</h1>
            <div class="description">
              <h3 class="ui header">Details</h3>
              <p>{{ meetup.description }}</p>
              <p>
                <span>
                  <i class="calendar icon"></i> {{ meetup.date | moment("dddd, MMMM Do YYYY, hA") }}
                </span>
                <span>
                  <i class="map marker alternate icon"></i> {{ meetup.location }}
                </span>
              </p>
            </div>
            <template v-if="isAuthenticated">
              <h3 class="ui header">Are you going?</h3>
              <button class="ui icon primary button" v-if="attending" @click="notAttendingMeetup" title="I'm not going">
                <i class="large thumbs down outline icon"></i>
              </button>
              <button class="ui icon button" v-else @click="attendingMeetup" title="I'm going">
                <i class="large thumbs up outline icon"></i>
              </button>
            </template>
            <h3 class="ui header">
              Attendees {{ `(${meetup.attendees.length})` }}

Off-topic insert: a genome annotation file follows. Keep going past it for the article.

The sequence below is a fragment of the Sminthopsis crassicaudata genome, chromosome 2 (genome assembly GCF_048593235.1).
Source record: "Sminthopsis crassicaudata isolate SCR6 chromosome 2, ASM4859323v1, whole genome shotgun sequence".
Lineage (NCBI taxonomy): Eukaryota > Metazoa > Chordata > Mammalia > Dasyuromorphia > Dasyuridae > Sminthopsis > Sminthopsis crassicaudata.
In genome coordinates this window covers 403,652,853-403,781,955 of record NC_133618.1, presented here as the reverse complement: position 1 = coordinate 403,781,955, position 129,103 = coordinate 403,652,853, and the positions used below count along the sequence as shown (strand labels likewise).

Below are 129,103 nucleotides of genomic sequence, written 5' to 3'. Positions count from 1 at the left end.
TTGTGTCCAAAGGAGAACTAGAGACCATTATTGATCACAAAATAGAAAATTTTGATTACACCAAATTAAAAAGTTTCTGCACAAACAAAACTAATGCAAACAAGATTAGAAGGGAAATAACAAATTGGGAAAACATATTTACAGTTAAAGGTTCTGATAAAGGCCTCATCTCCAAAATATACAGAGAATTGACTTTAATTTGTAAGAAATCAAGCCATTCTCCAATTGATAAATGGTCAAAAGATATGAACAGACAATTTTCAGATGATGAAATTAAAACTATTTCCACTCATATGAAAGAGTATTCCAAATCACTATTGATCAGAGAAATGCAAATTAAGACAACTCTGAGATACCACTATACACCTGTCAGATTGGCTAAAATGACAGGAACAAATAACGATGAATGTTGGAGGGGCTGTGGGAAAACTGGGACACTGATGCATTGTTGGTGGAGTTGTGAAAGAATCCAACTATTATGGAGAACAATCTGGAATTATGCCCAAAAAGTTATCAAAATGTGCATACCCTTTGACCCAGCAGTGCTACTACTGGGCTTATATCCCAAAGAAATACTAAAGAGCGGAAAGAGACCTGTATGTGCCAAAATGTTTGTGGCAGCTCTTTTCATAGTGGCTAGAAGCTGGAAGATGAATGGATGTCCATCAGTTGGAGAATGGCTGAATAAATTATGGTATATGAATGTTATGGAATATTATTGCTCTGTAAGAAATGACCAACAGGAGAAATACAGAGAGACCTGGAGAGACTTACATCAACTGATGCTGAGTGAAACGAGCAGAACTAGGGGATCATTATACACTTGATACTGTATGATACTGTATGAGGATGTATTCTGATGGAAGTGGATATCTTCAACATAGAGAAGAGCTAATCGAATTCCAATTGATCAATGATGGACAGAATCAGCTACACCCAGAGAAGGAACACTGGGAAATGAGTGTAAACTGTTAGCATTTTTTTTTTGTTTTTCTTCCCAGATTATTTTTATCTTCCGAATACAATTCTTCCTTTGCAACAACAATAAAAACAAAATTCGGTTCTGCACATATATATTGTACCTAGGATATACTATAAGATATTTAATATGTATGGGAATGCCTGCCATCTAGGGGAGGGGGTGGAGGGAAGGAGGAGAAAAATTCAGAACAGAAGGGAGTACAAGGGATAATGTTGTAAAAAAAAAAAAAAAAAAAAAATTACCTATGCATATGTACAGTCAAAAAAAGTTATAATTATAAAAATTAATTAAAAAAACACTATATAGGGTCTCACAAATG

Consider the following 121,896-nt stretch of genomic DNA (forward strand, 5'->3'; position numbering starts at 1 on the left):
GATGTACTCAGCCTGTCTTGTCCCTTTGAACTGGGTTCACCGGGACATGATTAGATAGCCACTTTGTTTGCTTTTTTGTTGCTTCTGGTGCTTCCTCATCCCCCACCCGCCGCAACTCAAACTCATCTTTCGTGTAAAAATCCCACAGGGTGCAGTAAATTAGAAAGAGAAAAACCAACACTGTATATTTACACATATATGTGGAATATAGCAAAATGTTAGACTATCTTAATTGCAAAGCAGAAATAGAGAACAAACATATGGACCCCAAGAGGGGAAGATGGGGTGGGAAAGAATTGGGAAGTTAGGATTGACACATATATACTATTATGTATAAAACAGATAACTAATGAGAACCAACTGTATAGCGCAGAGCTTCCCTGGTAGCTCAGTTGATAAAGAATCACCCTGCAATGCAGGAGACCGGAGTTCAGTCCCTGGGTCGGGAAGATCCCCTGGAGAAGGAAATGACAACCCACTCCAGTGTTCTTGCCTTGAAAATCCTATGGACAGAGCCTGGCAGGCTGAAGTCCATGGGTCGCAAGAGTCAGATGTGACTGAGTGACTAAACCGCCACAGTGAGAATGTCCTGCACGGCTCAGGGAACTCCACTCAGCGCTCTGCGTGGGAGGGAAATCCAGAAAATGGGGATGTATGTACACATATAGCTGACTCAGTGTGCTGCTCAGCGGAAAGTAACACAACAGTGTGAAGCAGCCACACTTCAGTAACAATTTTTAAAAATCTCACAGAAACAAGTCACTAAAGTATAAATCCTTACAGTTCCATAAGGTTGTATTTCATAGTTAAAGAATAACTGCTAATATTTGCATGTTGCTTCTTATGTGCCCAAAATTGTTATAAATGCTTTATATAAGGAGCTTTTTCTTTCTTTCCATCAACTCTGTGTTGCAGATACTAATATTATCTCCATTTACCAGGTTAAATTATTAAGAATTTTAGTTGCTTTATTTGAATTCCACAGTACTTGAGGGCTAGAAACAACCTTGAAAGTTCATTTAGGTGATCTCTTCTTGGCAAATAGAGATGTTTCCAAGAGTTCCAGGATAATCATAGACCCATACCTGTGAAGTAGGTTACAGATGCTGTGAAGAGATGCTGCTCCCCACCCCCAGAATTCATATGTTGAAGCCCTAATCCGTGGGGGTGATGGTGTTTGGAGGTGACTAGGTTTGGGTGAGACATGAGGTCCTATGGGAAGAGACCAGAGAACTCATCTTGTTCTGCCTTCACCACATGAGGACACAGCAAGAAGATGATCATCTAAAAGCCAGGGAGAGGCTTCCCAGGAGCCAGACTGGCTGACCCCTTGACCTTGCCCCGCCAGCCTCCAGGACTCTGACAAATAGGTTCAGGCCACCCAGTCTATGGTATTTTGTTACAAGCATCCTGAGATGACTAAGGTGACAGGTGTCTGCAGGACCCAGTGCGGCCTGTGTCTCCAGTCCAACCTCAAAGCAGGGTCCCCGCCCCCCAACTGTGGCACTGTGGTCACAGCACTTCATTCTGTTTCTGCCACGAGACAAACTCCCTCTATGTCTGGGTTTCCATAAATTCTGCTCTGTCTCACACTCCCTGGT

</h3>
            <div class="ui bulleted list">
              <div
                class="item"
                v-for="(attendee, index) in meetup.attendees"
                :key="index"
                >{{ attendee.name }}</div>
            </div>
          </div>
        </div>
        <div class="four wide column">
          <Menu/>
        </div>
      </div>
    </template>
    <script>
    import { MEETUP_QUERY, ME_QUERY } from '@/graphql/queries'
    import {
      ATTENDING_MEETUP_MUTATION,
      NOT_ATTENDING_MEETUP_MUTATION
    } from '@/graphql/mutations'
    import Menu from '@/components/Menu'

    export default {
      name: 'SingleMeetup',
      components: { Menu },
      data () {
        return {
          meetup: {},
          me: {},
          isAuthenticated: !!localStorage.getItem('USER_TOKEN')
        }
      },
      computed: {
        attending () {